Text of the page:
N.Y.’s fiscal woes not halting progress

Fulton County Administrative Officer Jon Stead discusses property taxes during his annual “State of the County” address Friday at the Holiday Inn in Johnstown. (The Leader-Herald/Michael Anich)

JOHNSTOWN — Fulton County Administrative Officer Jon Stead’s 26th annual “State of the County” breakfast address Friday illustrated positive area infrastructure and development initiatives in the wake of continuing destructive state mandates.

Stead used the first third of his speech at the Holiday Inn to decry state government problems impacting the county. But he said Fulton County continues to plow ahead in a progressive way, including a $100,000 marketing campaign.

“We’re planning for good things to come out of this,” Stead said.

Conducted by the Fulton Montgomery Regional Chamber of Commerce, Stead’s address was sponsored by C.T. Male Associates, PC, and open to chamber members as well as the general public.

Chamber President/CEO Mark Kilmer introduced Stead, and got a few digs in on the state early. He said state government’s 2018 starts with a $4 billion deficit.

“It’s just not going to be a positive year for anyone,” Kilmer said.

Stead indicated that unfortunately, “county-level government is an extension of state-level government.” Fortunately, he said the county has many “important” projects allowing it to stand on its own in spite of state fiscal ties.

He noted 76 percent of Fulton County’s $92.4 million 2018 budget is mandated program costs. He also listed some of Gov. Andrew Cuomo’s priorities for 2018-19, including: sales tax on internet sales, new opioid prescription tax, cutting funding to community colleges, eliminating bail for defendants who cannot afford it; early voting, same day registration; requiring counties to have a Homeless Outreach Program, and a possible employer payroll tax.

“To me, these priorities don’t make a lot of sense,” Stead said. “They do explain why the state is in the shape it’s in.”

Meanwhile, Stead said New York state has over the years become a less desirable place to live. He said the state ranks 49th out of 50 in “business climate.”

“We have to make things work even though we’re working as an extension of this state government,” Stead said.

Fulton County’s sales tax revenue — fueled by automotive dealers and gas stations — used to grow an average of 3.5 percent prior to the recession. But Stead said that figure has tumbled to about 2.95 percent post-recession.

Still, Stead said Fulton County has been “outpacing its peers” in sales tax. He noted fourth quarter revenue was up by more than $500,000. Without mentioning President Donald Trump, Stead paid him a compliment for creating a better business climate.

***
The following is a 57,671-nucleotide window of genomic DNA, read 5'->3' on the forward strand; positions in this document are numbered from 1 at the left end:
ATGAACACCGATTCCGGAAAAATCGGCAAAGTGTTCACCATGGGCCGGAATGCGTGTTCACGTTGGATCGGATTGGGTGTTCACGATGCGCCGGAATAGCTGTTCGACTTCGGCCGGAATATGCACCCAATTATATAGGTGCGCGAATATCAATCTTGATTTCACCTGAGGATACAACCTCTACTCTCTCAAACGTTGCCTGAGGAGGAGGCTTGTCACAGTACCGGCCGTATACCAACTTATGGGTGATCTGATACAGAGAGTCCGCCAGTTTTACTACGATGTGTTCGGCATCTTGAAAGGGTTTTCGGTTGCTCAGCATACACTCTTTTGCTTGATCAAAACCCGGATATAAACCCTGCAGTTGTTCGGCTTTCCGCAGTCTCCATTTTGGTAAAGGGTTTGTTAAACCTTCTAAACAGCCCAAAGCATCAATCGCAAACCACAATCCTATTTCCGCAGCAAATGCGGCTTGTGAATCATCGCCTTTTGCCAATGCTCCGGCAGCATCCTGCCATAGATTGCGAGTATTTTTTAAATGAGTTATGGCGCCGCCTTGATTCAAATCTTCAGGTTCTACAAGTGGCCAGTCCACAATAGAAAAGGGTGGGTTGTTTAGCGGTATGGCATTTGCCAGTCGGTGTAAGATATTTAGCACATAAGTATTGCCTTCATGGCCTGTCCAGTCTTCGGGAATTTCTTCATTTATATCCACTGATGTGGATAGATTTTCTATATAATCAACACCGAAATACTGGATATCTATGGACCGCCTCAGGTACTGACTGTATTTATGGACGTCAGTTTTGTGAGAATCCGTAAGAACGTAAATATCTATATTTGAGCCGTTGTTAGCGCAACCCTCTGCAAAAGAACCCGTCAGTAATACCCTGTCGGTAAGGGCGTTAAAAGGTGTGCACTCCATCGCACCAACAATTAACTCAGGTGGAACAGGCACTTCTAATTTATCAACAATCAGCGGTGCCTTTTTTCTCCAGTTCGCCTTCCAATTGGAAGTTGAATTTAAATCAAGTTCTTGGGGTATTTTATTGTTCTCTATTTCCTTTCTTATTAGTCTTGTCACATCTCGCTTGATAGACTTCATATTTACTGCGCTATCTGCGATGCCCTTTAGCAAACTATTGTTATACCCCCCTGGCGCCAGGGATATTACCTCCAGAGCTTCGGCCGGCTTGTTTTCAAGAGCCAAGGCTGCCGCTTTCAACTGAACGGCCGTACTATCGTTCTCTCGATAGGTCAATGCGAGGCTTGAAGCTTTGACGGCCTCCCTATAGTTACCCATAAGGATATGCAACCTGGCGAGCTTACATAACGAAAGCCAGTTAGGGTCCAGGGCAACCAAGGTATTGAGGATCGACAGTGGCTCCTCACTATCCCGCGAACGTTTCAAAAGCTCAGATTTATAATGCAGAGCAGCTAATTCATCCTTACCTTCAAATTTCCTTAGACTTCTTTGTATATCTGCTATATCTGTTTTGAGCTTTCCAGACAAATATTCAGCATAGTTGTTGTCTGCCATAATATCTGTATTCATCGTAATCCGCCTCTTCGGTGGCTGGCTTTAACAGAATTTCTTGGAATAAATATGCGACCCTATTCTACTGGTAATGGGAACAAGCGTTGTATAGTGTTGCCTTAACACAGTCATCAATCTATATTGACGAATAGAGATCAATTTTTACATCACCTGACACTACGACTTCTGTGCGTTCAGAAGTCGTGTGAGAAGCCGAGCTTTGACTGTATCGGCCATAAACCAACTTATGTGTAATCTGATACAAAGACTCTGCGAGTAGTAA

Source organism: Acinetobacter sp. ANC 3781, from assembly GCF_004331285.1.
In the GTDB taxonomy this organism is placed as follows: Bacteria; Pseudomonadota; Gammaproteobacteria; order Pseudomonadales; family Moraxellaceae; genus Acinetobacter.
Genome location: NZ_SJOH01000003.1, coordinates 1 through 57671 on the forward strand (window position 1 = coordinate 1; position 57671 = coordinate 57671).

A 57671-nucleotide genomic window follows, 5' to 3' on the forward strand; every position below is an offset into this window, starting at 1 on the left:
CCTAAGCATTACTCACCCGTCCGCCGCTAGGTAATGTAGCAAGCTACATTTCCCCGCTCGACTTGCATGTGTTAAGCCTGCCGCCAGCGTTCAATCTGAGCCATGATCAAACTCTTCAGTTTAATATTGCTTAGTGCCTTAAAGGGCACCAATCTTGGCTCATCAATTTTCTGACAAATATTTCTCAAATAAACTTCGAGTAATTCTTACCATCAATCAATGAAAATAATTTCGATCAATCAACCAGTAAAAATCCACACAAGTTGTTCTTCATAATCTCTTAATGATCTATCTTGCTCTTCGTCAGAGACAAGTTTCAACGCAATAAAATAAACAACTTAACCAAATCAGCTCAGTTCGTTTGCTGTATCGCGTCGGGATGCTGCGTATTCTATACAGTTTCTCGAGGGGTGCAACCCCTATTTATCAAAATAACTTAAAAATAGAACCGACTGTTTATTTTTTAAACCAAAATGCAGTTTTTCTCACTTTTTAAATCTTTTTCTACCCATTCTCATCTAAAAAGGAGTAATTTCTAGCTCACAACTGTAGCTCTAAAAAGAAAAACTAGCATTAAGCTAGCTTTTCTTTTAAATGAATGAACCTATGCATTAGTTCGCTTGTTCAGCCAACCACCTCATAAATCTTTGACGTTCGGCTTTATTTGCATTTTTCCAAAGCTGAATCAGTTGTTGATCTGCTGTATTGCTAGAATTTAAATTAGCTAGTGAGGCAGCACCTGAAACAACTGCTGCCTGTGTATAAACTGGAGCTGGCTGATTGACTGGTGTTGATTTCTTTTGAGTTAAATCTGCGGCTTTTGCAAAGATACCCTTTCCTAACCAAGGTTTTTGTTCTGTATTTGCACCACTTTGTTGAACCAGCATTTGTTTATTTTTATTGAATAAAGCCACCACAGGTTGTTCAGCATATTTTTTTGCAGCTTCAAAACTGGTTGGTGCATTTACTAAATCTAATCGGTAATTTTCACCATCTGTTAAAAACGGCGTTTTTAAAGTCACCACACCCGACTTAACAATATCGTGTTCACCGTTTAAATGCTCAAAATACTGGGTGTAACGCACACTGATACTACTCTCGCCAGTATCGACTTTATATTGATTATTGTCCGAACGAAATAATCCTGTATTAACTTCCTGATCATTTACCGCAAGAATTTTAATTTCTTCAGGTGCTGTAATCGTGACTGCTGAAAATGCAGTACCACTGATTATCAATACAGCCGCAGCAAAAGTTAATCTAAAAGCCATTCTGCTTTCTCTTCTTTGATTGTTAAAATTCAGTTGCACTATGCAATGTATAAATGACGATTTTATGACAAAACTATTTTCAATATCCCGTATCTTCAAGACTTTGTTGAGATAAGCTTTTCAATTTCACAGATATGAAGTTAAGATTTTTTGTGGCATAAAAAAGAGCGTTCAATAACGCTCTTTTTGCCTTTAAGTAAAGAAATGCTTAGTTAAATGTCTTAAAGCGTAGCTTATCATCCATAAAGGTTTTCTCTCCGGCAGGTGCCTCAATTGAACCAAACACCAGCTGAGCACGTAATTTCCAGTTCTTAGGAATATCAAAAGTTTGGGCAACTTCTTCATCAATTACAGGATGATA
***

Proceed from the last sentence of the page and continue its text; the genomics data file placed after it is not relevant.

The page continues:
“I think the new administration in Washington has changed the mindset a little bit,” he said.

Stead said the county has a plan — “Vision 2026” — to take it into the future. He said goals of this plan include: stressing that he county is an extraordinary place to live, continuing to build a strong economy, stressing the county has healthy communities connected to nature, and that there is bold leadership and progressive planning.

He said the county’s “strategic plan” pushes “three pillars” — financial stability, economic growth and community safety.

“Community safety has become an important component of our planning and our outlook,” Stead said.

Stead used raw numbers to point out that the county had to make more of a tax commitment in 2018. The county had an average 7.7 percent property tax increase this year — the highest in the county since a 10.3 percent jump in 2011.

“We really felt we had to stay in the middle of the road this year,” he said.

But Stead said Fulton County is using less than one percent of its constitutional debt limit. He called Fulton a “pay as you go county.” He said the county’s budget appropriations are at the same level as 2005, proving the county has been “stable and held the line.”

The payoff for the county has been, and will sometimes be, behind the scenes, Stead said. He said county officials and the Board of Supervisors agreed some time ago that the county needed a “smart” approach to development, including extension of water and sewer resources outside the cities. He said the Jump Start Fulton County initiative was launched with great success in 2014, and Smart Waters followed.

“Land development is needed in Fulton County to promote economic growth,” Stead said.

Stead praised the “primary” Hales Mills and Vail Mills development areas, as well as sewer initiatives and other “pro-growth actions.” The latter ones include Fulton-Montgomery Community College campus upgrades, County Office Building renovations, Telehealth pilot initiative, hotel/motel tax, interoperable radio communications, and New Neighborhood Plan initiatives.

He said the city of Johnstown and the village of Broadalbin recently signed “historic” water and sewer agreements with the county.

“Everyone says no one gets along here,’ Stead said. “There are now areas that are primed and ready for development. It’s all part of a planning process that’s coming to fruition.”

Stead concluded by listing some county projects “coming soon,” such as a winter lifestyle video, stressing how all municipalities, businesses and residents need to work together for growth.

Michael Anich covers Johnstown and Fulton County news. He can be reached at [email protected]


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